Table 1 Results for of the prediction of tumor/normal status for different cancer types calculated by the SVM model described in the main text.

Our predictions were comparable with bisulfite sequencing based classifiers in the accuracy of prediction. The accuracy of the sample status prediction in13 was ~84–85%, which is comparable with our results.


We analyzed raw WGS data and found that cytosine methylation strongly affects the cleavage rate of CpG dinucleotides in the human genome. This fact agrees with recent observations of another group3. In all studied datasets from 1000 Genomes project the cleavage rate of methylated CpG dinucleotides was higher than the cleavage rate of other dinucleotides including unmethylated CpGs1,2. This observation was then used as a basis of the method that allows one to predict changes in the gene promoter epigenetics associated with cancer.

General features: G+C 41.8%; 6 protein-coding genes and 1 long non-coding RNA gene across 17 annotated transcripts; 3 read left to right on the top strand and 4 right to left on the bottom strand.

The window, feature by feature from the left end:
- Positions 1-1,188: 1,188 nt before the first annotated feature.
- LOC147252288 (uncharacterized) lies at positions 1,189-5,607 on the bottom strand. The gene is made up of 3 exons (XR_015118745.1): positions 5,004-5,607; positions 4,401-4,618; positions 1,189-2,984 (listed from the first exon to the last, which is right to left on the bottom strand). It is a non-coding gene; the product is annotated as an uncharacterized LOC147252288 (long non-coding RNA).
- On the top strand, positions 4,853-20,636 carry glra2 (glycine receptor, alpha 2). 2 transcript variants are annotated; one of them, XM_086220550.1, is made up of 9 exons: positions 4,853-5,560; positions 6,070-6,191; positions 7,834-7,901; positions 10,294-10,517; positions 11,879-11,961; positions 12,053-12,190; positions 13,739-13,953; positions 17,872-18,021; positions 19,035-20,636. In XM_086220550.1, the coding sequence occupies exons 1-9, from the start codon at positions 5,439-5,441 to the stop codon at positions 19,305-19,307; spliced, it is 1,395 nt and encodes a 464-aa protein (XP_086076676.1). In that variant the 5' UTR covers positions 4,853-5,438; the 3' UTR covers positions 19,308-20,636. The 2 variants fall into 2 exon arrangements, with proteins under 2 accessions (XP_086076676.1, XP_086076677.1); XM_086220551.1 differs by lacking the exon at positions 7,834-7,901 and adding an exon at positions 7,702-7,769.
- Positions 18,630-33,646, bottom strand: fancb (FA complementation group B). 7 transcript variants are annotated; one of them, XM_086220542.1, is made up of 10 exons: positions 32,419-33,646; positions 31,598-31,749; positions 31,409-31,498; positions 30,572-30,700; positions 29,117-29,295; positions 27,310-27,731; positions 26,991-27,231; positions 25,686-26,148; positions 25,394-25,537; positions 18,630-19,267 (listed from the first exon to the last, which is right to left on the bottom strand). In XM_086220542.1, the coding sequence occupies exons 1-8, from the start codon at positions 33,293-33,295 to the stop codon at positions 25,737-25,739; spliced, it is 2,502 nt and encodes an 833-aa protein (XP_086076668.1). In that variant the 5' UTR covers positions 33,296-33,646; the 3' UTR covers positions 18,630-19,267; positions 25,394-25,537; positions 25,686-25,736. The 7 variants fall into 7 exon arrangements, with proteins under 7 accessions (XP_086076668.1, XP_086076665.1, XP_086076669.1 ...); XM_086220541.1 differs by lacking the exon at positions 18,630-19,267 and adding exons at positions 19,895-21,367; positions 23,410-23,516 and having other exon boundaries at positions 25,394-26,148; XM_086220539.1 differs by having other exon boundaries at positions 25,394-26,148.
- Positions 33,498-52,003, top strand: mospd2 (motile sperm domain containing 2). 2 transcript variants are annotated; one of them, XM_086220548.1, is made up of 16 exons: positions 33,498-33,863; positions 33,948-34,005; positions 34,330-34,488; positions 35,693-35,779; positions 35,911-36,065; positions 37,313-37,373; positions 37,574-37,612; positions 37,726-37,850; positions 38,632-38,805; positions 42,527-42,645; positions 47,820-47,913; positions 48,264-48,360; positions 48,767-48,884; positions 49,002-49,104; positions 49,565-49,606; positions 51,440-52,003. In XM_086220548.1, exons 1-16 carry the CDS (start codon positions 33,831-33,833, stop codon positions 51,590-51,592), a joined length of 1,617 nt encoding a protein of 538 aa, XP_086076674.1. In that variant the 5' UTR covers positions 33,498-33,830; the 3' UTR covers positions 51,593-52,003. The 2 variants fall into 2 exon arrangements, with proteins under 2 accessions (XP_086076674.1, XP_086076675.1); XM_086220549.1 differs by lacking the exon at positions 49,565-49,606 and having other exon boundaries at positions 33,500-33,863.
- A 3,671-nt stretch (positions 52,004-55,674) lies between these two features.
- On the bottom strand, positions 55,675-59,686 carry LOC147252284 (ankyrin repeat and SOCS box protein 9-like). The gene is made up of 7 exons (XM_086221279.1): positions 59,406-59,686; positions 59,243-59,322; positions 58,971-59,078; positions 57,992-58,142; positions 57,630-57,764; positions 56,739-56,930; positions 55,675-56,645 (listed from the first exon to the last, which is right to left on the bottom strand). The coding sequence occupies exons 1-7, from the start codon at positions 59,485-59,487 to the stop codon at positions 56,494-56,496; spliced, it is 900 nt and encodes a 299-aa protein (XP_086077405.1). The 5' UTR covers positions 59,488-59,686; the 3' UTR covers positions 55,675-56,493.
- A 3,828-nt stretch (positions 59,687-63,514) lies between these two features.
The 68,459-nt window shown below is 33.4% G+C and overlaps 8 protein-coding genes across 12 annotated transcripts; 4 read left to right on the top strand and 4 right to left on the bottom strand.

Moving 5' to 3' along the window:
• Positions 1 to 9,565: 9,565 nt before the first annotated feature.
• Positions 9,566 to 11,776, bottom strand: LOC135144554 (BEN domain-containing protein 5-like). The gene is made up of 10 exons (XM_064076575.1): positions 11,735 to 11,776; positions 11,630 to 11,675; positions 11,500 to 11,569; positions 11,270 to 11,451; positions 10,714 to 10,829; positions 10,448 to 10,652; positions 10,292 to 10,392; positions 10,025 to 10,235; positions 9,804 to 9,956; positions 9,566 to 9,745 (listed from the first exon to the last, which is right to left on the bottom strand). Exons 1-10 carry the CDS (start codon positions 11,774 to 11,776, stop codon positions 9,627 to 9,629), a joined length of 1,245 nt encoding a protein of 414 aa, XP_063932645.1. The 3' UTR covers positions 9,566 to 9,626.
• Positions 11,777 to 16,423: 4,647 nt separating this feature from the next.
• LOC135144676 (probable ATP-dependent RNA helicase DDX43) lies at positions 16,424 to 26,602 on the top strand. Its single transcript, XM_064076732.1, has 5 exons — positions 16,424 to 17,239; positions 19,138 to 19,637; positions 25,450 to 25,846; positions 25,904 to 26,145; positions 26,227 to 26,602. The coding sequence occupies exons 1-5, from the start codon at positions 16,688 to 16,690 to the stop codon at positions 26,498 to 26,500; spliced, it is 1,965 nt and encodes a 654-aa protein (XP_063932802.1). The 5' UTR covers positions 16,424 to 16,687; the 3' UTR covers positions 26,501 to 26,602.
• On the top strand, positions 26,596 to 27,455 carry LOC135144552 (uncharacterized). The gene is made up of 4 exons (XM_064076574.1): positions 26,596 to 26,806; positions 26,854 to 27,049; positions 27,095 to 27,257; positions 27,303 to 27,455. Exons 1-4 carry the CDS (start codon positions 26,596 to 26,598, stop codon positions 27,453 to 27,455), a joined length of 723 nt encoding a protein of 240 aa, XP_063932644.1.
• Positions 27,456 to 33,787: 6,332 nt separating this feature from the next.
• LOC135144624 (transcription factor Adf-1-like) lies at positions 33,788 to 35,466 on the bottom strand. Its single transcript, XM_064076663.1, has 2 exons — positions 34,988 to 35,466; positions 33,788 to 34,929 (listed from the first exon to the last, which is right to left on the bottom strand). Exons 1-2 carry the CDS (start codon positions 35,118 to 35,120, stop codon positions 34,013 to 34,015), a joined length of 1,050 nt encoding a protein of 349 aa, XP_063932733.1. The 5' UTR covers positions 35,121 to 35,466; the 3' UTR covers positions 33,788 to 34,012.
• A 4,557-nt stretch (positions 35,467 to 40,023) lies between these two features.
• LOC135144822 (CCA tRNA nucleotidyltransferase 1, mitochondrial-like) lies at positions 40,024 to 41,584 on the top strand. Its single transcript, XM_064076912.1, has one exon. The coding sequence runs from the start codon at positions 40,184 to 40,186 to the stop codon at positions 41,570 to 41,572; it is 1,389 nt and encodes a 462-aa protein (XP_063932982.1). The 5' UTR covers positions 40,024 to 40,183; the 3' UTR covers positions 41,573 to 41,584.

Using our method, one can estimate the total level of the whole-genome base methylation and compare the methylation degree in different genomic regions with similar functions at different stages of the organism development. The inferred correlation between the probability of mechanochemical cleavage of the DNA sugar-phosphate backbone and local nucleotide sequence enabled us to find an important connection between structural parameters of specific nucleotide sequences of DNA and their biological functions. Moreover, it should be possible to conduct a comparative analysis of methylation profiles for cells during differentiation and during aging by estimating the total DNA methylation level in various cells at least at the resolution of the CpG islands. The main problem for practical use of our method is a bad coverage of CpG islands and their heterogeneity in different cancer cells. For example, worst results of tumor/control separation were obtained for breast cancer with badly covered samples